Her dazzling light standing there in such simple confidence was so foreign to the environment we were standing in outside the treatment center building. Later as years passed and we ventured from one placement to anther this wonderful light would move on to other service related professions from her job as program coordinator. Her life remained always focusing on who she can love who was in crisis and alone. When she left the non profit I felt my own heart for it dimming. I still hold her wisdom cherished as I watch in awe as she saves the world. You only get to met a few truly incredible humans in your time here on earth. She was one of them to me. She was and still is my hero
We went up the elevator past security and check-in to met with the program staff. We sat in her office and shared details of two strangers on a first date. The scene played out like speed dating. I am so and so and I love kids. I am so and so and I have a kid that needs to be loved.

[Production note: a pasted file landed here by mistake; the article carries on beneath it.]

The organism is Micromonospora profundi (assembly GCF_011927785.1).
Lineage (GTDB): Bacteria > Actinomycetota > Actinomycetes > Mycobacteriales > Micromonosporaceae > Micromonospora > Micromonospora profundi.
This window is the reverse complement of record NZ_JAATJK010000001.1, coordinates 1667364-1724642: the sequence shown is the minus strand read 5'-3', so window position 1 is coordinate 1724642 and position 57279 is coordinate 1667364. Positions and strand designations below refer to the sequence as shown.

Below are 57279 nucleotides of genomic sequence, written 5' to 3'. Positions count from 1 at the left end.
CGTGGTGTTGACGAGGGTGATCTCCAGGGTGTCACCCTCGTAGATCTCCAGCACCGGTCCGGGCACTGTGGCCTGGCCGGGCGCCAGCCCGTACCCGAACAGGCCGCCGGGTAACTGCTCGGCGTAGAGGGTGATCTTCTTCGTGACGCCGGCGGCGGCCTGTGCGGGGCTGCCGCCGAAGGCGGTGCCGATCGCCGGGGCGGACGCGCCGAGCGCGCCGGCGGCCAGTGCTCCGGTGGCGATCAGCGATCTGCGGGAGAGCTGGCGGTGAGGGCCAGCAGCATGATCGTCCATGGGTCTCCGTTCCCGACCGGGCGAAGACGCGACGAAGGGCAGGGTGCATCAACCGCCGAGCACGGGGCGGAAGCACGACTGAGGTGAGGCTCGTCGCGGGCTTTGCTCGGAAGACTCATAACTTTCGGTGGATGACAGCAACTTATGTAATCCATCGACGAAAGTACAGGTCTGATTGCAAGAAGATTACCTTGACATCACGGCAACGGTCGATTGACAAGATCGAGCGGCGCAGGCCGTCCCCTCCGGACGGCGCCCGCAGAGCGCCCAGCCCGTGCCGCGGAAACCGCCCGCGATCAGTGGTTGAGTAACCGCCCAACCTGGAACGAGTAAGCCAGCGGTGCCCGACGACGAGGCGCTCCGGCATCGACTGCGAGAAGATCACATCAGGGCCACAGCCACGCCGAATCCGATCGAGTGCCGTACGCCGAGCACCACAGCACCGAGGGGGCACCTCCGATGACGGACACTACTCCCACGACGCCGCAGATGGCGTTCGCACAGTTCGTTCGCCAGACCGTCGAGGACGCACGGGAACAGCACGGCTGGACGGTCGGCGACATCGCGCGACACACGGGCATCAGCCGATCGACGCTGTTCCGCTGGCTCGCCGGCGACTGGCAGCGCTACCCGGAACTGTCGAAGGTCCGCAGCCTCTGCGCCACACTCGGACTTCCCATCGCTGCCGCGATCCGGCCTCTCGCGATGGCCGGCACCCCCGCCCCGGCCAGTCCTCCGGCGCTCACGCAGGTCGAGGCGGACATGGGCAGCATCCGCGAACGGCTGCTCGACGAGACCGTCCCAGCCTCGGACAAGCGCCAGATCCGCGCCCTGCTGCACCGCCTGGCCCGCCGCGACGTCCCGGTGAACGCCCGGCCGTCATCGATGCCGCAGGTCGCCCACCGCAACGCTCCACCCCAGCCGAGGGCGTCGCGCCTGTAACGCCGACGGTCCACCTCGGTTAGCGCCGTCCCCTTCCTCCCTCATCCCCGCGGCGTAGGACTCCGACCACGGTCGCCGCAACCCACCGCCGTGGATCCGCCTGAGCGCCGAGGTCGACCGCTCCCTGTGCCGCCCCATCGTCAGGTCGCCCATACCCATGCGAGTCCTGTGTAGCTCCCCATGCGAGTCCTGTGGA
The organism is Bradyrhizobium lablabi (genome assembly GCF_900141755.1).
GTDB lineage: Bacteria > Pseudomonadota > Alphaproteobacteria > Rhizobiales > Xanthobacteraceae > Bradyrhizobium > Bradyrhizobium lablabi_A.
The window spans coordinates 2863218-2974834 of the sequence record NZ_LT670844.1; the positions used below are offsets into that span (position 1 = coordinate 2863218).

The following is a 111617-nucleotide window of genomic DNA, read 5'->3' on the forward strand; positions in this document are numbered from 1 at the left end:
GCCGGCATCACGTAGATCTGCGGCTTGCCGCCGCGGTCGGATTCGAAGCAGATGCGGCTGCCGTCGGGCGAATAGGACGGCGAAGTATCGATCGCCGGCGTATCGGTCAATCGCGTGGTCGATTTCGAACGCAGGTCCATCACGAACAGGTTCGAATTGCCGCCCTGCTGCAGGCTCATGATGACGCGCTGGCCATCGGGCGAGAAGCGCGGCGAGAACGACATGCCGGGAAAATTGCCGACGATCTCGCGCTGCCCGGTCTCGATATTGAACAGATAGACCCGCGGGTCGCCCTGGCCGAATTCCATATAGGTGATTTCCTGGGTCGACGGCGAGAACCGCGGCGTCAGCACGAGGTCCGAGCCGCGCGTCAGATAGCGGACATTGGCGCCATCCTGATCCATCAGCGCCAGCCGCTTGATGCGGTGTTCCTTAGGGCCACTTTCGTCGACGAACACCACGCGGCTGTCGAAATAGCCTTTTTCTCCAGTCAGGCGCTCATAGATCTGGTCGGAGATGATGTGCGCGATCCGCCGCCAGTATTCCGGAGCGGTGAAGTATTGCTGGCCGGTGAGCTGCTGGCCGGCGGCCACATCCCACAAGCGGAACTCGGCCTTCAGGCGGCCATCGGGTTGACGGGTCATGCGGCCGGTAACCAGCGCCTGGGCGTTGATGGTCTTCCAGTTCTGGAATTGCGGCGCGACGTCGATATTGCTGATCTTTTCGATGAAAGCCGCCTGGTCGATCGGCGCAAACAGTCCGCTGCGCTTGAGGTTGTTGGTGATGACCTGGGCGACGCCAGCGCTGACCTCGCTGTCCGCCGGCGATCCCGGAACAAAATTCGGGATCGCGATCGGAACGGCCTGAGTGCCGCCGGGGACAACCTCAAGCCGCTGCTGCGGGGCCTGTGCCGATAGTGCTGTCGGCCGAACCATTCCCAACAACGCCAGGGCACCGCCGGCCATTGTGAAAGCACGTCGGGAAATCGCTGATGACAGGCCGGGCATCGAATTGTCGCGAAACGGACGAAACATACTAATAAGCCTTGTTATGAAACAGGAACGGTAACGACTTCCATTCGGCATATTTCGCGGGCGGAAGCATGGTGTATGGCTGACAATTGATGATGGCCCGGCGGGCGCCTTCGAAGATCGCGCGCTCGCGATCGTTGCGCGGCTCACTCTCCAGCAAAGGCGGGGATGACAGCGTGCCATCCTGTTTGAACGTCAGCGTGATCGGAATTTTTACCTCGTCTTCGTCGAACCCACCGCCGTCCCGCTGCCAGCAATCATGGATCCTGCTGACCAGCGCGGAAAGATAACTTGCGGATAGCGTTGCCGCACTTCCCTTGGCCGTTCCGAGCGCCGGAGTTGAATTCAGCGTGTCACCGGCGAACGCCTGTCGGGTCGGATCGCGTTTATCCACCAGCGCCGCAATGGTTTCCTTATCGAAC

Monkey’s was beautiful. Truly beautiful. She has this aura of sexuality that when she enters a room all male counterparts can not stop the automatic impulse to breath in her presence. She eyes me hesitantly but softens her gaze. After the introduction meeting was over and done with my program placement coordinator shared her shock and awe at the interaction.
‘She refused to talk to me.’ She explained. ‘She was hard and cold and did not trust me. But for some reason she just opened up to you. This was the first time I saw her even smile’